For these are clearly men of the older generation, who expect to get away with anything. Ciro is the charismatic Don Juan, emulated by all, but is the first to die. Neto is the only one of them who tries to be faithful to his beloved wife Celia (and she tries to remove him from his circle of friends) – but is left a widower and doesn’t quite know what to do with himself after that. Ribeiro spent his whole life on the beach, proud of his good looks, terrified of aging. Now he’s resorted to giving volleyball lessons to old ladies and stuffing himself with Viagra. Silvio is addicted to sex orgies and drugs and cannot stop himself from carrying on with his friend’s girlfriend, even though he is married. Alvaro is the one who survives them all and he has become a grumpy old man. Modern life and habits only annoy him.

I don’t separate my trash, I don’t recycle, I throw cigarette butts in the toilet, I use aerosols, I take long hot showers, and I brush my teeth with the water running. Screw mankind. I won’t be around to see what happens. I haven’t voted in theirteen years, I’m not responsible for the tragedy around me.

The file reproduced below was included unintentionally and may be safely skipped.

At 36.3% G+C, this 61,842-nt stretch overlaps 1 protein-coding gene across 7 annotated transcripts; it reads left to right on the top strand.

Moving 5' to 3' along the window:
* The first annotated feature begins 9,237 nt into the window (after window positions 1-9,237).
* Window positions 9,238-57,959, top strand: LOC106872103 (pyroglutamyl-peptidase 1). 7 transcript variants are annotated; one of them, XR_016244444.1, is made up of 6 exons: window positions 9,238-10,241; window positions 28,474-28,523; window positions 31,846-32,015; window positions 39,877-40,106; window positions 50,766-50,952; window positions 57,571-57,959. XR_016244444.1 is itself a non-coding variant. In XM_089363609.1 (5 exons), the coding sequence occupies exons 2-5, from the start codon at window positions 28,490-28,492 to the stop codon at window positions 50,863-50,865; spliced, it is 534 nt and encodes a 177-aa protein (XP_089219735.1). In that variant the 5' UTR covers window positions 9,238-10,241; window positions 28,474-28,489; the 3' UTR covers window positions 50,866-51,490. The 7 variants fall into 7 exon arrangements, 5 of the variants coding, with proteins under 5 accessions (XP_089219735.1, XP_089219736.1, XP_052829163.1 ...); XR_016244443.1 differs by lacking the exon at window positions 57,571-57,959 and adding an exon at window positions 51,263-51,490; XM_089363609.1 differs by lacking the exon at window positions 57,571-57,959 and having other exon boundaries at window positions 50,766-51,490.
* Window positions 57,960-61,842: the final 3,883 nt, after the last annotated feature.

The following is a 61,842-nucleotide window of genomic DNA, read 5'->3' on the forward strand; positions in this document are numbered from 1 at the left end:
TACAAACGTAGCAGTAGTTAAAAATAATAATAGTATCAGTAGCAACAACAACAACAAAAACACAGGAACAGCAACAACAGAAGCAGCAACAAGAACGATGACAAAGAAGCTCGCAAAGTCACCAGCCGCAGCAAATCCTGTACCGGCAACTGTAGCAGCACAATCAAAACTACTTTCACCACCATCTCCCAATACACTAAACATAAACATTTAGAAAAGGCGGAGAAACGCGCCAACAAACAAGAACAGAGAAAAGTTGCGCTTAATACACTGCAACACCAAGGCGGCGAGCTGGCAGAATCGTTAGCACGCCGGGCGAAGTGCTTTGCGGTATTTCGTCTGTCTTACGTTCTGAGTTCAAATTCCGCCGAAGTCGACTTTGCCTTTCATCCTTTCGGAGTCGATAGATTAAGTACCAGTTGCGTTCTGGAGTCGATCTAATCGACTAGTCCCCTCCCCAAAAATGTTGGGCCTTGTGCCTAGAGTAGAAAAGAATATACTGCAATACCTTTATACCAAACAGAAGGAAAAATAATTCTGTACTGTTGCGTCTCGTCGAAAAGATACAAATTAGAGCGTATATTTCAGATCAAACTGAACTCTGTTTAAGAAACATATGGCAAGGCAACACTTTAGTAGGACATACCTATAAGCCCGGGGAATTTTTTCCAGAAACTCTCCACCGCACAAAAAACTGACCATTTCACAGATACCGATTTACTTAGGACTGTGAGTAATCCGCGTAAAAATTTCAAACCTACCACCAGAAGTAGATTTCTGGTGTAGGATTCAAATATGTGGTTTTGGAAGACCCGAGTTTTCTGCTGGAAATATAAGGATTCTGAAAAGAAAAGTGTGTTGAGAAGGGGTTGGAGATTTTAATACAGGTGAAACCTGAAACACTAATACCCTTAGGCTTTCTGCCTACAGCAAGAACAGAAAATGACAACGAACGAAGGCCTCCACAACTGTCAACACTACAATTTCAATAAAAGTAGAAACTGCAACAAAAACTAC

Alvaro is impotent: both literally and metaphorically. And of course he blames others for his predicament. His is the first story and in many respects his monologues are the funniest. We’ve all met Alvaros like that.

It was women who made me lose interest. Nagging, snivelling, needy. Women love to blame their own unhappiness on the next person. I never let them drag me in. The minute they get one sign of life from you, they shoot off a three-page monologue in your ear. Boy, can they talk, they never get sick of yakety-yakking… I don’t like women. Truth be told, I don’t like anyone. I did like Neto, Ciro, Silvio, and Ribeiro, though. Men don’t talk. We each say something idiotic, we laugh, we drink, and there you have it: a great night.